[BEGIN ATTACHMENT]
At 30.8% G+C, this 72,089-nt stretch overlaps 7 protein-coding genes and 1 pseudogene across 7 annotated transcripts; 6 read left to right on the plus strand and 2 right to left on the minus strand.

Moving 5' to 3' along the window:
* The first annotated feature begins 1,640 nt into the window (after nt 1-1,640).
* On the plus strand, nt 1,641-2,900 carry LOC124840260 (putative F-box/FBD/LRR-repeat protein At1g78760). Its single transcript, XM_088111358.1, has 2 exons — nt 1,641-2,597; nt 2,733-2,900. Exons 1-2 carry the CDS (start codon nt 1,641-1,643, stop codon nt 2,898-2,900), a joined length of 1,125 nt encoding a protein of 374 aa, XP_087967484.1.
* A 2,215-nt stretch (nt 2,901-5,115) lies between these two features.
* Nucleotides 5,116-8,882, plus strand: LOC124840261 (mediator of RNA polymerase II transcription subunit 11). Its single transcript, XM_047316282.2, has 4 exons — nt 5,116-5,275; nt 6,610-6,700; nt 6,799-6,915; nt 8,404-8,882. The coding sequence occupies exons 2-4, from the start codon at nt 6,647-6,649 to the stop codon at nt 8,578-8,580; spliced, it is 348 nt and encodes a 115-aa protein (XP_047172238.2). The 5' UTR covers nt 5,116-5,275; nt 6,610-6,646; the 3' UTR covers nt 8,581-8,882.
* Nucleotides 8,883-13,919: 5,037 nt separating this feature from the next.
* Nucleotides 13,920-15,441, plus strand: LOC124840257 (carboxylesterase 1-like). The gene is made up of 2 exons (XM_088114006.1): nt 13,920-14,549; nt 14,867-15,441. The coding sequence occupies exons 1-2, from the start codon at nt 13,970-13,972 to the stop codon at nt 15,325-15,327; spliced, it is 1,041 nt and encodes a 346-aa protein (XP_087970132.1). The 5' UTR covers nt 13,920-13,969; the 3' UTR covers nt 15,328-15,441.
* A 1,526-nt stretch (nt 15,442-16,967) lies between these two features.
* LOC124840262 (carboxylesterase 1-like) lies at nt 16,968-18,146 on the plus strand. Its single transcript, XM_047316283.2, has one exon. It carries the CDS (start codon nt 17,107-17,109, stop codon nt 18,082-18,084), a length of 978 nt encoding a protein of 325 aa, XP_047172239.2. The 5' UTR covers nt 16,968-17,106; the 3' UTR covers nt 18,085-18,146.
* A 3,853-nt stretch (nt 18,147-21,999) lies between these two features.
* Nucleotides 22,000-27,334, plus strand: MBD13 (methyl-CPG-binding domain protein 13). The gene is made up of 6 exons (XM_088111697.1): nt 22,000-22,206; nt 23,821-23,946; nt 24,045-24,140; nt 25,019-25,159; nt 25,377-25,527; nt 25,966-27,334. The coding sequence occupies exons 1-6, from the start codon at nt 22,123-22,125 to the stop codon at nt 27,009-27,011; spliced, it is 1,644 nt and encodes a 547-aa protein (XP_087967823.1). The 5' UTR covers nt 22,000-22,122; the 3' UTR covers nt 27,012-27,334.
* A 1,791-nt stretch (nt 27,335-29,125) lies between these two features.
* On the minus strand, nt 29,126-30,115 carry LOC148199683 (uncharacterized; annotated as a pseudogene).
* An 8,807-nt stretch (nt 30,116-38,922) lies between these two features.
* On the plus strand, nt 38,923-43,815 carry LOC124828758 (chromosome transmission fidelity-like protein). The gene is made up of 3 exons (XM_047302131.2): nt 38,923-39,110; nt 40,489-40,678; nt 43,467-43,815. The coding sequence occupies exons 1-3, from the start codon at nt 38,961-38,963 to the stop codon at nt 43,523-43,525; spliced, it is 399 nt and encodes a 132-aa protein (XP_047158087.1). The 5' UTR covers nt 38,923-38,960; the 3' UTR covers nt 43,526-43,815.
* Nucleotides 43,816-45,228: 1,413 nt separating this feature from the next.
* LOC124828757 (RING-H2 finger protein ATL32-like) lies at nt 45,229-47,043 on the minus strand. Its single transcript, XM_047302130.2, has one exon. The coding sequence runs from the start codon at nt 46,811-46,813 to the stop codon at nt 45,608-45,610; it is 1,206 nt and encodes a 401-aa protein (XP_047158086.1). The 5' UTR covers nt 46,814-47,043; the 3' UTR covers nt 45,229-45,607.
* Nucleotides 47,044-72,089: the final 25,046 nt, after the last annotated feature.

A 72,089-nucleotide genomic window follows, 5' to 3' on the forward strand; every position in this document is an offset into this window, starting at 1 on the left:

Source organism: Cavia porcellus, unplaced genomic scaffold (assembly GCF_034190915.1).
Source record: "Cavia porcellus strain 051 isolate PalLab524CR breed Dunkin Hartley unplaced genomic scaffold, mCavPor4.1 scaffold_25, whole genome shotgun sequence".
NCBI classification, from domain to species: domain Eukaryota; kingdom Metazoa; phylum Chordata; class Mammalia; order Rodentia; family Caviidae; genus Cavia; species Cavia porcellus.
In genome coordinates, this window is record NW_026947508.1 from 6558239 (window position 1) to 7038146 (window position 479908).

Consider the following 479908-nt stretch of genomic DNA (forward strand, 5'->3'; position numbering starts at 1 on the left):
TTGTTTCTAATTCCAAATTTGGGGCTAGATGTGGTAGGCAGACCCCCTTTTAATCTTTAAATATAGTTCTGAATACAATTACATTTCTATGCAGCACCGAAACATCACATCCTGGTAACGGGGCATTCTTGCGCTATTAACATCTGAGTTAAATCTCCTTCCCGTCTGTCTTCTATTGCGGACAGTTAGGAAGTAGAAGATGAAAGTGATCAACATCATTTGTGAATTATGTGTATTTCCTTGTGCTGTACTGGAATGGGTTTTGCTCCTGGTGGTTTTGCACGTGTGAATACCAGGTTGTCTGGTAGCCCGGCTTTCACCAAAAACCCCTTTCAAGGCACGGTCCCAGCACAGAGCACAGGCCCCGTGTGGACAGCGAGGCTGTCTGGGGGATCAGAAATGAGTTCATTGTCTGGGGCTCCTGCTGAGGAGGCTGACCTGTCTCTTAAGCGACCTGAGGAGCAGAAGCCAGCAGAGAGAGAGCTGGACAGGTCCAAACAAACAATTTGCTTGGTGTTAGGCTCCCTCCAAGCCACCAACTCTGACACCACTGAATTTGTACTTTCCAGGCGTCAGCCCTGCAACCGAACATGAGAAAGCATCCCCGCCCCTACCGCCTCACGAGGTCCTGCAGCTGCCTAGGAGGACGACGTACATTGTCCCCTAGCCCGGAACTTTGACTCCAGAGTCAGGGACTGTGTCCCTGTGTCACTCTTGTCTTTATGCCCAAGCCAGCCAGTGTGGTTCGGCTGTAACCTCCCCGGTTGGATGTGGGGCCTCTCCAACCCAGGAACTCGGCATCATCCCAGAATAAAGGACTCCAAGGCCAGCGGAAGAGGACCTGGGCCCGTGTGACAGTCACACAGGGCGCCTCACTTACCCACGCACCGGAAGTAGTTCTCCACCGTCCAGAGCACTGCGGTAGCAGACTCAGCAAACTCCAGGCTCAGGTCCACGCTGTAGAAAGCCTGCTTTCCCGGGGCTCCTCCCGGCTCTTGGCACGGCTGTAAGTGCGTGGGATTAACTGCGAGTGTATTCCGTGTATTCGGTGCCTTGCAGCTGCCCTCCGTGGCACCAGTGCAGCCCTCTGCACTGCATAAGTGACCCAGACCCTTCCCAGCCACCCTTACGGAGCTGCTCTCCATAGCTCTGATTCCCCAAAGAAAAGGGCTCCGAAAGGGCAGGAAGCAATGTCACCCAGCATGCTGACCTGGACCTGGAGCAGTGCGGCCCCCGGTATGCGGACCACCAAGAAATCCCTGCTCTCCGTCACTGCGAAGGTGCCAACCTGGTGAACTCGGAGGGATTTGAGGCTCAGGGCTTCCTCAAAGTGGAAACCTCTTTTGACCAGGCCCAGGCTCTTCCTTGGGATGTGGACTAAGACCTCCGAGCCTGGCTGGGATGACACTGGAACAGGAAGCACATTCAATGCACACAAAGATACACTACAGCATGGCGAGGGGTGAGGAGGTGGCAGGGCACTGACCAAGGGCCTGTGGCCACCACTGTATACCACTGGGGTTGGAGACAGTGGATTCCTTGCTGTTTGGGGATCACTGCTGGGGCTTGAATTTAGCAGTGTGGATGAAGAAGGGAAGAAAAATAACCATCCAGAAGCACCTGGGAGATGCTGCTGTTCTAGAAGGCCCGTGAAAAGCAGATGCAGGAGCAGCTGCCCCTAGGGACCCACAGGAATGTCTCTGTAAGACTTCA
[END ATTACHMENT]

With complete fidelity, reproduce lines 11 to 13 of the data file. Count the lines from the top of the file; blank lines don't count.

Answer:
* A 3,853-nt stretch (nt 18,147-21,999) lies between these two features.
* Nucleotides 22,000-27,334, plus strand: MBD13 (methyl-CPG-binding domain protein 13). The gene is made up of 6 exons (XM_088111697.1): nt 22,000-22,206; nt 23,821-23,946; nt 24,045-24,140; nt 25,019-25,159; nt 25,377-25,527; nt 25,966-27,334. The coding sequence occupies exons 1-6, from the start codon at nt 22,123-22,125 to the stop codon at nt 27,009-27,011; spliced, it is 1,644 nt and encodes a 547-aa protein (XP_087967823.1). The 5' UTR covers nt 22,000-22,122; the 3' UTR covers nt 27,012-27,334.
* A 1,791-nt stretch (nt 27,335-29,125) lies between these two features.